since the last time I asked Zac about this it came back to bite me
this time I'm going to send the announce to the list first, and if
nobody can actually come up with a good reason not to, I'm going to ask
Zac tomorrow to re-enable the feature.
What is this about? Portage already reports some of the overflow
warnings coming from the glibc fortified sources (-D_FORTIFY_SOURCE=2
-O2 — enabled since gcc 4.3.3-r1 and even stronger with gcc 4.5 and
glibc 2.12+, afaict), but they really are divided into two categories:
- might overflow (depends on combination of parameters and variables the
compiler can't completely untangle);
- _will_ overflow (whenever that code path is hit, an overflow will
The former we should highlight but not die upon; the latter, though...
As Mike and me expressed on the linked bug, code that is built with that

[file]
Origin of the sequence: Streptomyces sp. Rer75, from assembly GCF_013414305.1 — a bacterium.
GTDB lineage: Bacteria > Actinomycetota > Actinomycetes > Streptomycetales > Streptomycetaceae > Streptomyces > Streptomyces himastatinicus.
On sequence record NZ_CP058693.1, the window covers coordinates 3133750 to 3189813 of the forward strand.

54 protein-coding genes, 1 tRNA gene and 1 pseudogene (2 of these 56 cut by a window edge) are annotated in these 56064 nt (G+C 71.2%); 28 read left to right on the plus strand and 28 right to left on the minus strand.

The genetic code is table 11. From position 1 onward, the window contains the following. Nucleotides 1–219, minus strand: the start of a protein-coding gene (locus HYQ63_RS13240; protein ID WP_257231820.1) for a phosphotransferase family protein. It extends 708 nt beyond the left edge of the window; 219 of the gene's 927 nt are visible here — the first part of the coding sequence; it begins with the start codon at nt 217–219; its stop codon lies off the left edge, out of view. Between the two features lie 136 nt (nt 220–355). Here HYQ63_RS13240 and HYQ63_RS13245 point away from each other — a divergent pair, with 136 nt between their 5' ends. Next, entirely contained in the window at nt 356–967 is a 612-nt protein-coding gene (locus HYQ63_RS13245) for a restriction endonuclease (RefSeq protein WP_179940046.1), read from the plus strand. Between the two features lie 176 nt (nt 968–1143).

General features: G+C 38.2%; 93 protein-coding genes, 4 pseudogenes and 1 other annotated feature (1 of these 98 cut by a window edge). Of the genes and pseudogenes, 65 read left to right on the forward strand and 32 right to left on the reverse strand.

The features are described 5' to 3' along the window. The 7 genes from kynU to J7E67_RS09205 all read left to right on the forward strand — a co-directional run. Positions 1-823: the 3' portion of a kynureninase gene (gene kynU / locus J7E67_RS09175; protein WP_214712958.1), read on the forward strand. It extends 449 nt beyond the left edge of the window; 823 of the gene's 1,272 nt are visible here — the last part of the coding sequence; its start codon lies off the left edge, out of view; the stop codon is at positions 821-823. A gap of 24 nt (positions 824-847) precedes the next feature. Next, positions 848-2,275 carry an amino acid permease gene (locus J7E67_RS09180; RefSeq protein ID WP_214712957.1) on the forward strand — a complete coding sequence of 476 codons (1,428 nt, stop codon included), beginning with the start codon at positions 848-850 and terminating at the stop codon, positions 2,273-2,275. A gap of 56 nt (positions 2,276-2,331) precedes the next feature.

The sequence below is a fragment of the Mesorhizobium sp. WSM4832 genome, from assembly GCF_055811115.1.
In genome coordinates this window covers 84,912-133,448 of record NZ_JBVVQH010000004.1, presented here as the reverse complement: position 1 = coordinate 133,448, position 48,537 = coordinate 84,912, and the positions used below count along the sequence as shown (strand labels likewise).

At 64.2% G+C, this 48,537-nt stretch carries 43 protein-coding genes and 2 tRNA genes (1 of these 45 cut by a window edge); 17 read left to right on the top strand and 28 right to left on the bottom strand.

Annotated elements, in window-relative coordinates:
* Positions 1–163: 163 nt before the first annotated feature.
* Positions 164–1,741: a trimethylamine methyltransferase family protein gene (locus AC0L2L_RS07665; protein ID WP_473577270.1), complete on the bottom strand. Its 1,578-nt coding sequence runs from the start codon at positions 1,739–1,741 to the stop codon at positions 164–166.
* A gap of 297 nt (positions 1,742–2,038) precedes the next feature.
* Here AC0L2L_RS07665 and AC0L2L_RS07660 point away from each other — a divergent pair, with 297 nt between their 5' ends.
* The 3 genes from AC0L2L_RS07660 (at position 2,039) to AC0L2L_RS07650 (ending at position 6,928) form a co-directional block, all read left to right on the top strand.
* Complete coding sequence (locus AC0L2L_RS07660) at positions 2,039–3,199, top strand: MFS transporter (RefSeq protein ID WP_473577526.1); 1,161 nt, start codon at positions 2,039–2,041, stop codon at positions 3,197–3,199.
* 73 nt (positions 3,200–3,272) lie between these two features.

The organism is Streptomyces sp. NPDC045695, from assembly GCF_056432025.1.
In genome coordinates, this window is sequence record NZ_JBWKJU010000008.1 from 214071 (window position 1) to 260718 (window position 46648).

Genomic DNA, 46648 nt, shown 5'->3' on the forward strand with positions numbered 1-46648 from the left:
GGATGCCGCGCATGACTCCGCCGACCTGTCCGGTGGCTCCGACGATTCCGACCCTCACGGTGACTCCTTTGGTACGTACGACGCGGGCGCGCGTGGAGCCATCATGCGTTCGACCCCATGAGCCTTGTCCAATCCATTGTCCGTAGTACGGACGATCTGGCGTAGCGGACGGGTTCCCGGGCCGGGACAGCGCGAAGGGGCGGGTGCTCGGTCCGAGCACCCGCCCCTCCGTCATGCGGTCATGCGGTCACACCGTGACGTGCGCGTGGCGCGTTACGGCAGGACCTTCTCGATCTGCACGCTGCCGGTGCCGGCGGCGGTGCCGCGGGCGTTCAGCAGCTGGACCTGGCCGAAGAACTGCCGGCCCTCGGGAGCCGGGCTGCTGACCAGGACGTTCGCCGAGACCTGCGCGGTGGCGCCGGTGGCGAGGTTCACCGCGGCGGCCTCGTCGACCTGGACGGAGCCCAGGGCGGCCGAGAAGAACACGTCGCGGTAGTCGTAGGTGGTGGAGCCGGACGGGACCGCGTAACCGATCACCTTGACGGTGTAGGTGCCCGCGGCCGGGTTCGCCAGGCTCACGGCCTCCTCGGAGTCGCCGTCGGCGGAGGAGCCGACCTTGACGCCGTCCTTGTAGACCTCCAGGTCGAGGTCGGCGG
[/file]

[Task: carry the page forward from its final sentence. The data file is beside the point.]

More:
warning is code that is going to crash as surely as
char *foo = NULL;
foo = 'a';
which could result in nasty surprises for users (see  for the whole
Now, we've not seen "proper" false positives (in the Portage sense I
mean — because even if the C library hits a false positive, it _will_
crash with an abort() from its own code!), but Kumba pointed me at a
case that wasn't entirely clear, and took a bit of detective work to
track down  so you could have users report issues you cannot easily
identify or reproduce. I cannot make promises, but if all else fail I'll
see to be around to help you with those cases.
So if you want to have your say, gentoo-qa is there for that.
Diego Elio Pettenò — “Flameeyes”
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